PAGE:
Thursday 29 September 2011, 10:00
I come from a family of Doctor Who fans. If he were on Mastermind, Doctor Who would probably be my cousin Nick's specialist subject. When I got my job, I think one of Nick's first questions was when would my first Doctor Who session be.
Recording a soundtrack for a show as celebrated as Doctor Who may seem like the coolest thing since the Daleks learned to hover circa 2005, and I remember the excitement I felt on the morning of my first Doctor Who session.
The sad truth is, soundtrack recordings are not glamorous affairs. You come into the studio and there's a small rainforest of music on your stand, time is already ticking, and if Ben Foster weren't such a good session director, I doubt it would be covered in a day.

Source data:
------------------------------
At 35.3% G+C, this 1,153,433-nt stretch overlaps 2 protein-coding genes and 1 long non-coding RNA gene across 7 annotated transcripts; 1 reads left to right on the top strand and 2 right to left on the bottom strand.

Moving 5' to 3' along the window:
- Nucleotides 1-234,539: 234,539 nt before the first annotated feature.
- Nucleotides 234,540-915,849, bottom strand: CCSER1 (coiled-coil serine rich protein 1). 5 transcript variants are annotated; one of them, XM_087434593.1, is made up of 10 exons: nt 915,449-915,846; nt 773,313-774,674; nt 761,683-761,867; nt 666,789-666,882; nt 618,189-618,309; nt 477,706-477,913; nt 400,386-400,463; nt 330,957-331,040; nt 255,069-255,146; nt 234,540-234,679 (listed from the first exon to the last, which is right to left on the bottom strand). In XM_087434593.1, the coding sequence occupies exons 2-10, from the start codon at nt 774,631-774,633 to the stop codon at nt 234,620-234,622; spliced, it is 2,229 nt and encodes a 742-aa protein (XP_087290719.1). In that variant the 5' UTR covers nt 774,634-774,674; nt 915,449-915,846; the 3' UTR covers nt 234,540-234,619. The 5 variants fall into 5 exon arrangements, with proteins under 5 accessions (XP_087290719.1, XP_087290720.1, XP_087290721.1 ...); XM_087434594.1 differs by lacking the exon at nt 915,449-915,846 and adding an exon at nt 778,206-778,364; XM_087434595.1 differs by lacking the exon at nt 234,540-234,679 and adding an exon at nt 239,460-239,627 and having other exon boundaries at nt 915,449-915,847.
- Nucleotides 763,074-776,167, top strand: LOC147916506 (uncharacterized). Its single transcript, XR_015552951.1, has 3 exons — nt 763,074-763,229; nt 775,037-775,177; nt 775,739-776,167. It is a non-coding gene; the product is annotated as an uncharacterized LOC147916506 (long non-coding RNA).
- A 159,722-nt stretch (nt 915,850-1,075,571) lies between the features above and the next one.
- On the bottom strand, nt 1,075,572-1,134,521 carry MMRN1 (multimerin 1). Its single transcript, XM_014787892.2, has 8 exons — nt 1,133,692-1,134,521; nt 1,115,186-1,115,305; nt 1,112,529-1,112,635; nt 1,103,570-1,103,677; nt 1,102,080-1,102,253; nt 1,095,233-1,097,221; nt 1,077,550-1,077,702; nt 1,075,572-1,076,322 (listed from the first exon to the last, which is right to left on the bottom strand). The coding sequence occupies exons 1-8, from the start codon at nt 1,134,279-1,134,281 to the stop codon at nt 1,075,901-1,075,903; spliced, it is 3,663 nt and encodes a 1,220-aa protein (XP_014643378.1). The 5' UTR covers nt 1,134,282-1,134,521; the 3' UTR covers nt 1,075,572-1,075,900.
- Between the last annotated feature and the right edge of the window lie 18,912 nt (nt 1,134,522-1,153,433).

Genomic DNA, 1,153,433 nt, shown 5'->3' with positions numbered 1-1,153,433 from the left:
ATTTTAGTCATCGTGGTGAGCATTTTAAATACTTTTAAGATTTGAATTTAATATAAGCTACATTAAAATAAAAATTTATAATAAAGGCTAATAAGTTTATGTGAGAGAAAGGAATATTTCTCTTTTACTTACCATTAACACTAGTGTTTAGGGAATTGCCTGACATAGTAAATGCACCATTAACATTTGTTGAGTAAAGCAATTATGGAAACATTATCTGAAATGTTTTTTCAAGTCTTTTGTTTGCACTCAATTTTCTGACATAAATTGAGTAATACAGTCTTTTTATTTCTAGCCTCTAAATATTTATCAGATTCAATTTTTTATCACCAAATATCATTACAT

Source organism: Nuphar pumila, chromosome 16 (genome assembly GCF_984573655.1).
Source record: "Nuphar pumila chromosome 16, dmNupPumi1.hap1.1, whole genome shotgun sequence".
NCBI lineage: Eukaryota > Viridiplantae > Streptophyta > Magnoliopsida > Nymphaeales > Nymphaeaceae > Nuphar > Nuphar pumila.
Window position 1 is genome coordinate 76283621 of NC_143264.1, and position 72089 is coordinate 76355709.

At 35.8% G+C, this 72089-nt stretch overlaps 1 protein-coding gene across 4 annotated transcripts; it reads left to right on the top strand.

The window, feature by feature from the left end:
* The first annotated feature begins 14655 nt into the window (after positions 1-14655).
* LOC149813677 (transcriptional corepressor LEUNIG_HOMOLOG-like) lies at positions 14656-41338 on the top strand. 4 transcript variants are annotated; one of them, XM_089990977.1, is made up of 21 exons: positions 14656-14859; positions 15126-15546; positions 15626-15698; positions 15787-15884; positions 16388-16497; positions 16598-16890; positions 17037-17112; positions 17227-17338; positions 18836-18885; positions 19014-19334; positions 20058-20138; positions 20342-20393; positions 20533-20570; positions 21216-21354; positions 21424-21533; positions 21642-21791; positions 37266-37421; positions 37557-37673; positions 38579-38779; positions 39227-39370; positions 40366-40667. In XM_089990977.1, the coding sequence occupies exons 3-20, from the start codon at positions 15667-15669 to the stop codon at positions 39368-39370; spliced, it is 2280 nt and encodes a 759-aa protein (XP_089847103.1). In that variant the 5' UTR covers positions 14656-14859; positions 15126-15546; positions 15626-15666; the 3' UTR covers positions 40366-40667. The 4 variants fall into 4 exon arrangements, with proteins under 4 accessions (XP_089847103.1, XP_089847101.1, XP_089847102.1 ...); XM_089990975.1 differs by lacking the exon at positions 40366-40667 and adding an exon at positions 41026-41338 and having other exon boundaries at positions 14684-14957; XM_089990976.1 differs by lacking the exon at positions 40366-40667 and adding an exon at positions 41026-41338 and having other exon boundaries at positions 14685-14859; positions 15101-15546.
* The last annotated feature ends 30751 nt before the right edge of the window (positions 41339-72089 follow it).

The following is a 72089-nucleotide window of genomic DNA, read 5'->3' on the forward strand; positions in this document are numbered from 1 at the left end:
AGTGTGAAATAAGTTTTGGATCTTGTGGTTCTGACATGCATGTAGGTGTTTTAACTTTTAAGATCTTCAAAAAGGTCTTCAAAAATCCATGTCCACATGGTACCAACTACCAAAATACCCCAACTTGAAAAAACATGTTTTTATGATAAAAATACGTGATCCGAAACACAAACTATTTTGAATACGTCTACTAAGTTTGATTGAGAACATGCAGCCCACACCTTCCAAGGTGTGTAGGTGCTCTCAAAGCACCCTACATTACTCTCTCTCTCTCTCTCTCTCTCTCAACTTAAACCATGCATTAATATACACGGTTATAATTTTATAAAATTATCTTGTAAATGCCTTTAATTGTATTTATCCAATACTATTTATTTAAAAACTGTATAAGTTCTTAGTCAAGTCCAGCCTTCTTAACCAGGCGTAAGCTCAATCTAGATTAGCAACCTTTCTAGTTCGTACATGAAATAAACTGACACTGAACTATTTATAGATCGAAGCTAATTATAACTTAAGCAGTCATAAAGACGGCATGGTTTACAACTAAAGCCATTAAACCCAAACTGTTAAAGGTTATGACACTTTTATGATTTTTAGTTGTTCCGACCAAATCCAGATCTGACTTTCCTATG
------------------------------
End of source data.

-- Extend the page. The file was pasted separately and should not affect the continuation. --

I shall now dispel a number of recording studio myths:
On the positive side, recording days are normally cake days. I like this. We in the viola section pride ourselves on our excellent cheesecakes and brownies.
Points one to four aside, Doctor Who recordings are a painless affair (not just because of the cakes). Any aspiring TV and film composers should take a leaf out of Murray Gold and Ben Foster's book - they are always super organised and have a very definite idea of what they want.
On 19 July, we recorded the music for the second half of Doctor Who season six - which concludes with the season finale this Saturday. I can assure you that no one in the orchestra knows anything about plot lines, so don't bother asking. The truth is, even if I did know anything, I wouldn't say, even to my cousin, and he let me be his daughter's godmother.